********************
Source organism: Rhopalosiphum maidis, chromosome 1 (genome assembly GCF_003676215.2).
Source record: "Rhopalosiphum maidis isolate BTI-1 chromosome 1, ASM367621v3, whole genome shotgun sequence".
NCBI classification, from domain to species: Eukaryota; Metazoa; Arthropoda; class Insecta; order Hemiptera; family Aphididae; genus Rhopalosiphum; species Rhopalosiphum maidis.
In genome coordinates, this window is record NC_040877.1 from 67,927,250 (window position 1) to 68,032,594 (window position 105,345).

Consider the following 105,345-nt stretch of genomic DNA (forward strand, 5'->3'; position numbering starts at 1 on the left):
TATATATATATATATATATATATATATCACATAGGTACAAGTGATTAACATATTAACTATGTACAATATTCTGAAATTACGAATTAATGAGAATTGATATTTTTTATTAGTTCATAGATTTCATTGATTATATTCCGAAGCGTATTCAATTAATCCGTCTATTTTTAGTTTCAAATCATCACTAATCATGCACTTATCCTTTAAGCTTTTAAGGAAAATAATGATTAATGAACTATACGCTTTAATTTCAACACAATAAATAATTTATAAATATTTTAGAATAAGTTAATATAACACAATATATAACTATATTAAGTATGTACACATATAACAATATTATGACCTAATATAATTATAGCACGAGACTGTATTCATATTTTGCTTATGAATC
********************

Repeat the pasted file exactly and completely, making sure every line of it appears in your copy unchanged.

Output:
Source organism: Rhopalosiphum maidis, chromosome 1 (genome assembly GCF_003676215.2).
Source record: "Rhopalosiphum maidis isolate BTI-1 chromosome 1, ASM367621v3, whole genome shotgun sequence".
NCBI classification, from domain to species: Eukaryota; Metazoa; Arthropoda; class Insecta; order Hemiptera; family Aphididae; genus Rhopalosiphum; species Rhopalosiphum maidis.
In genome coordinates, this window is record NC_040877.1 from 67,927,250 (window position 1) to 68,032,594 (window position 105,345).

Consider the following 105,345-nt stretch of genomic DNA (forward strand, 5'->3'; position numbering starts at 1 on the left):
TATATATATATATATATATATATATATCACATAGGTACAAGTGATTAACATATTAACTATGTACAATATTCTGAAATTACGAATTAATGAGAATTGATATTTTTTATTAGTTCATAGATTTCATTGATTATATTCCGAAGCGTATTCAATTAATCCGTCTATTTTTAGTTTCAAATCATCACTAATCATGCACTTATCCTTTAAGCTTTTAAGGAAAATAATGATTAATGAACTATACGCTTTAATTTCAACACAATAAATAATTTATAAATATTTTAGAATAAGTTAATATAACACAATATATAACTATATTAAGTATGTACACATATAACAATATTATGACCTAATATAATTATAGCACGAGACTGTATTCATATTTTGCTTATGAATC